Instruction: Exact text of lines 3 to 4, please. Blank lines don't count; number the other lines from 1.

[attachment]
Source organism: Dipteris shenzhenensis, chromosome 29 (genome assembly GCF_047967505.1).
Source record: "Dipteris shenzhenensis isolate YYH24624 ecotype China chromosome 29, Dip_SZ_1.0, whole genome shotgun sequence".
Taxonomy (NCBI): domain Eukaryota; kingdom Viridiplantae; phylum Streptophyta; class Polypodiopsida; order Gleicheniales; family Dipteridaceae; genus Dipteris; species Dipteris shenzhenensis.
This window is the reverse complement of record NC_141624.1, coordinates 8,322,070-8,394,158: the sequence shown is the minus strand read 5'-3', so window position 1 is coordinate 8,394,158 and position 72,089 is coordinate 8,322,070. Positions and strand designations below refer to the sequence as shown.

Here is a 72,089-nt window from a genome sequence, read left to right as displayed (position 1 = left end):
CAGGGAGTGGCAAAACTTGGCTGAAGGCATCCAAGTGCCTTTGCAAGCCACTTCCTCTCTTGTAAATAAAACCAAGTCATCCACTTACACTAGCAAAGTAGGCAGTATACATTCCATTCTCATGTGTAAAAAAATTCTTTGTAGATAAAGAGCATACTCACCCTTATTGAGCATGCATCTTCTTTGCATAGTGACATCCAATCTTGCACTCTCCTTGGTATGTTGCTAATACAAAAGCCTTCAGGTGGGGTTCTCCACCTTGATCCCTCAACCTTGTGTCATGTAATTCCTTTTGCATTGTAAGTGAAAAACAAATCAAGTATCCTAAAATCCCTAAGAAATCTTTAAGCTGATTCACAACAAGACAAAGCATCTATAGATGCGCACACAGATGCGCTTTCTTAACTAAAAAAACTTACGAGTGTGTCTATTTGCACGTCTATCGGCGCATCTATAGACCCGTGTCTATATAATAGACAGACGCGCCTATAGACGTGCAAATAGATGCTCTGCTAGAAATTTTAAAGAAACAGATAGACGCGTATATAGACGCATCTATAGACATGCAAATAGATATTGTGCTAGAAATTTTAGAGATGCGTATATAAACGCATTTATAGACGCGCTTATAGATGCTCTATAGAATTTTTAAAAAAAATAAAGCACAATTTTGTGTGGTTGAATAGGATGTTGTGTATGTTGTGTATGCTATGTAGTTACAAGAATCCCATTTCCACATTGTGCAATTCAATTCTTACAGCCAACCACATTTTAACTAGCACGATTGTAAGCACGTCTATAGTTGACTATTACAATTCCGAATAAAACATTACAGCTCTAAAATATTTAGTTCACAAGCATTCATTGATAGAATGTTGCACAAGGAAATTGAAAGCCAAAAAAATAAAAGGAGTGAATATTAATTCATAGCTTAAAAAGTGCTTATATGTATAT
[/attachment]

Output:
Taxonomy (NCBI): domain Eukaryota; kingdom Viridiplantae; phylum Streptophyta; class Polypodiopsida; order Gleicheniales; family Dipteridaceae; genus Dipteris; species Dipteris shenzhenensis.
This window is the reverse complement of record NC_141624.1, coordinates 8,322,070-8,394,158: the sequence shown is the minus strand read 5'-3', so window position 1 is coordinate 8,394,158 and position 72,089 is coordinate 8,322,070. Positions and strand designations below refer to the sequence as shown.